“The 2021 induction class wants to thank those previous inductees who gave long-winded acceptance speeches,” said Manning, who was presented by his father, Archie, himself a College Football Hall of Fame member. “Forcing us to have a whopping six minutes to recap our football careers. I want to give a special thanks to my old rival Ray Lewis for being here tonight. Ray just finished giving his speech that he started in 2018.”
Joining Manning in this year’s class were two other first-time eligibles, defensive back Charles Woodson – who beat out Manning for the 1997 Heisman Trophy – and receiver Calvin Johnson. Also in the class were safety John Lynch, a seven-time finalist before getting in; guard Alan Faneca, a premier blocker for 13 seasons, winning a Super Bowl with Pittsburgh and making six All-Pro teams; coach Tom Flores, who led the Raiders to two titles; Cowboys wideout Drew Pearson, a 1970s NFL All-Decade player; and Steelers super scout Bill Nunn.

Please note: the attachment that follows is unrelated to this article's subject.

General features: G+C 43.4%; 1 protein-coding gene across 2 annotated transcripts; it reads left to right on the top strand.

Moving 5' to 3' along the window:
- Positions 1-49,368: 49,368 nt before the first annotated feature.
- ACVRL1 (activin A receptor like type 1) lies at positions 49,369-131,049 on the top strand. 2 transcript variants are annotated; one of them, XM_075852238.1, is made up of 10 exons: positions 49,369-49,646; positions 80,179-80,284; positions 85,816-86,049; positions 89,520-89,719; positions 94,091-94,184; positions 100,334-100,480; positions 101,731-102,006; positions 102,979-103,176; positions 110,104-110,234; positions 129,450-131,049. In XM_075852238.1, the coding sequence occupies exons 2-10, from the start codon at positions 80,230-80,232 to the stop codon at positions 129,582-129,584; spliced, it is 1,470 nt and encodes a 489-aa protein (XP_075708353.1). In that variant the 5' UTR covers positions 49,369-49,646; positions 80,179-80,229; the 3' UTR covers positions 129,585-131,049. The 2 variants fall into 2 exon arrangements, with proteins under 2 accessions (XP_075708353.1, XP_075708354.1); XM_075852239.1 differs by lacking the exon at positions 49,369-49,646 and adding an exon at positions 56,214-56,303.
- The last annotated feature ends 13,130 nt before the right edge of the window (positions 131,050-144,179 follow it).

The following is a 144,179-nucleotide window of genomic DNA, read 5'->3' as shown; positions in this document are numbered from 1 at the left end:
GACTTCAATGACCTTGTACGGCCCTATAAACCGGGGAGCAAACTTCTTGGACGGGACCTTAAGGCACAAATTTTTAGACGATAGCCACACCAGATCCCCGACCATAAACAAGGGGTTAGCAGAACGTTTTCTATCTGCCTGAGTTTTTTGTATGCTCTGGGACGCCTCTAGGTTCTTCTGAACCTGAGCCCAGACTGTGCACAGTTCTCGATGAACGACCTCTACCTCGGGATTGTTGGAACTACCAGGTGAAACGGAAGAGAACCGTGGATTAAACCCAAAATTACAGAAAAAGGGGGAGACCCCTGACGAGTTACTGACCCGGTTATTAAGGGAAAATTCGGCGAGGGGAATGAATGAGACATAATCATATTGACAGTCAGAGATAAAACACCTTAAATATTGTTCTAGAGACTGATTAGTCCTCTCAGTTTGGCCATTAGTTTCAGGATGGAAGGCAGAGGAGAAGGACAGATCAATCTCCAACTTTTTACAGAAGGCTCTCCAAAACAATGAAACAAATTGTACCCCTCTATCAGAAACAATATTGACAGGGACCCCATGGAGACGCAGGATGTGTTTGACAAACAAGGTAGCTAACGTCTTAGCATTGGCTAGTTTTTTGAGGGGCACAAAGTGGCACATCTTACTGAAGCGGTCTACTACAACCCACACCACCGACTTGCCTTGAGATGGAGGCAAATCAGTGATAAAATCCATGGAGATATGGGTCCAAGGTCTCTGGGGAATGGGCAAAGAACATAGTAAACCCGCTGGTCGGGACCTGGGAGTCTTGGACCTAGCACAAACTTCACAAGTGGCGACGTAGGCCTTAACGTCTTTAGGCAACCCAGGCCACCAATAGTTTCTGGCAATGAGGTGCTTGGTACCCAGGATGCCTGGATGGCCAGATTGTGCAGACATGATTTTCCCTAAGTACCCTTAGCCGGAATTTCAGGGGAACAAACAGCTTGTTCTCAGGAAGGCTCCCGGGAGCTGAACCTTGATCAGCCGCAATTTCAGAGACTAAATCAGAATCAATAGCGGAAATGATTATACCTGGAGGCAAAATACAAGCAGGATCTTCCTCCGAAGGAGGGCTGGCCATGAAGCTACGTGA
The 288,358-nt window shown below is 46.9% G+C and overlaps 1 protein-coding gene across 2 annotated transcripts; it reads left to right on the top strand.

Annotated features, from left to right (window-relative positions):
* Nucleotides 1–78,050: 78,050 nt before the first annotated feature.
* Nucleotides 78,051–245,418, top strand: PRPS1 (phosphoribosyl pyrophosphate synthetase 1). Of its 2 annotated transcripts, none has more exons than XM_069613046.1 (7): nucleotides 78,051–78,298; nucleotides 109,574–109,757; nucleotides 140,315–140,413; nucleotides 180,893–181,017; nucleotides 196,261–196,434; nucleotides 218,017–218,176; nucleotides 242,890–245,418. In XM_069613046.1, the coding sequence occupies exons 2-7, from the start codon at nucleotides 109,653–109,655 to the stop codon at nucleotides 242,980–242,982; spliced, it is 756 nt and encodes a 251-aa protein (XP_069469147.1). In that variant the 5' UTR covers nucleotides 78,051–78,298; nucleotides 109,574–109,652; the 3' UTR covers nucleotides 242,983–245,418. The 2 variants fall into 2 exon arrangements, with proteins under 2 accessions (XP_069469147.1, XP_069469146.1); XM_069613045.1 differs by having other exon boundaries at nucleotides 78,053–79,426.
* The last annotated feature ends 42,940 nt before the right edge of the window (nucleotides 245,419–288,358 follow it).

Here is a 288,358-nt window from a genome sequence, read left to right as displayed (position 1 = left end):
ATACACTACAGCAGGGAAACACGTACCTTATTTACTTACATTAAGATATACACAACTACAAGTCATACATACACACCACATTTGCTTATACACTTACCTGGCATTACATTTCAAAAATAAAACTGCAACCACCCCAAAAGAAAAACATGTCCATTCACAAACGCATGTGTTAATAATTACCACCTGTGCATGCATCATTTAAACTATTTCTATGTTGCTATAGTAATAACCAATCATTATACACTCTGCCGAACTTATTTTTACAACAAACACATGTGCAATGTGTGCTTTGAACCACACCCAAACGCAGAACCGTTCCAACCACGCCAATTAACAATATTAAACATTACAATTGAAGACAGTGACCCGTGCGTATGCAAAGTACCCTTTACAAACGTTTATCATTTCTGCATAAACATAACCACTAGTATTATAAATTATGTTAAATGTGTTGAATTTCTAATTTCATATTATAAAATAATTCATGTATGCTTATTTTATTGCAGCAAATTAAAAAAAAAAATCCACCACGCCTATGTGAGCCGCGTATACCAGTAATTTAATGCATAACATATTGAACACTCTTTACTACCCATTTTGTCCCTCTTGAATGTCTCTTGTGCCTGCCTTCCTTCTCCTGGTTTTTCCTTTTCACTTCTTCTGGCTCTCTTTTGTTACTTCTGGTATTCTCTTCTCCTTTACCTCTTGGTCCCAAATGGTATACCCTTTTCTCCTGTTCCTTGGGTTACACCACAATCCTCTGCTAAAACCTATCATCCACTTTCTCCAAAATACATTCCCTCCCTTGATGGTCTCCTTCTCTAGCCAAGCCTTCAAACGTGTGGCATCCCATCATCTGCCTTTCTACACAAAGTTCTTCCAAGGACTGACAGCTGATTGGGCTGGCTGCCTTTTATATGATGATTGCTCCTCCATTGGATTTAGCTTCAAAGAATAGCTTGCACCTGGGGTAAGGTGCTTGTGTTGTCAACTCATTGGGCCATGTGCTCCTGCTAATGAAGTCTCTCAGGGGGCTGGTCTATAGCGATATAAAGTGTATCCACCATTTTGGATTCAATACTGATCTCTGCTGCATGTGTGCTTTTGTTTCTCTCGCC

Manning gave a shoutout to Tom Brady, who he invited to the ceremony, noting that it will be 2035 before Brady, now 44, will have been retired long enough to be enshrined.
As for the NFL itself, Manning urged anyone involved in the league to “ignite the future of the sport. If not, we are not doing football justice. It is about nurturing football to live another day, another year … The future of this game is ours to shape.”
His fellow entrants into the hall shape up pretty nicely in the pro football pantheon.
Flores, the first man to win Super Bowls as a player, assistant coach and head coach, was a backup quarterback for the Chiefs in the fourth Super Bowl, a Raiders assistant to John Madden in the 11th, and head coach when the Raiders won the 15th and 18th games.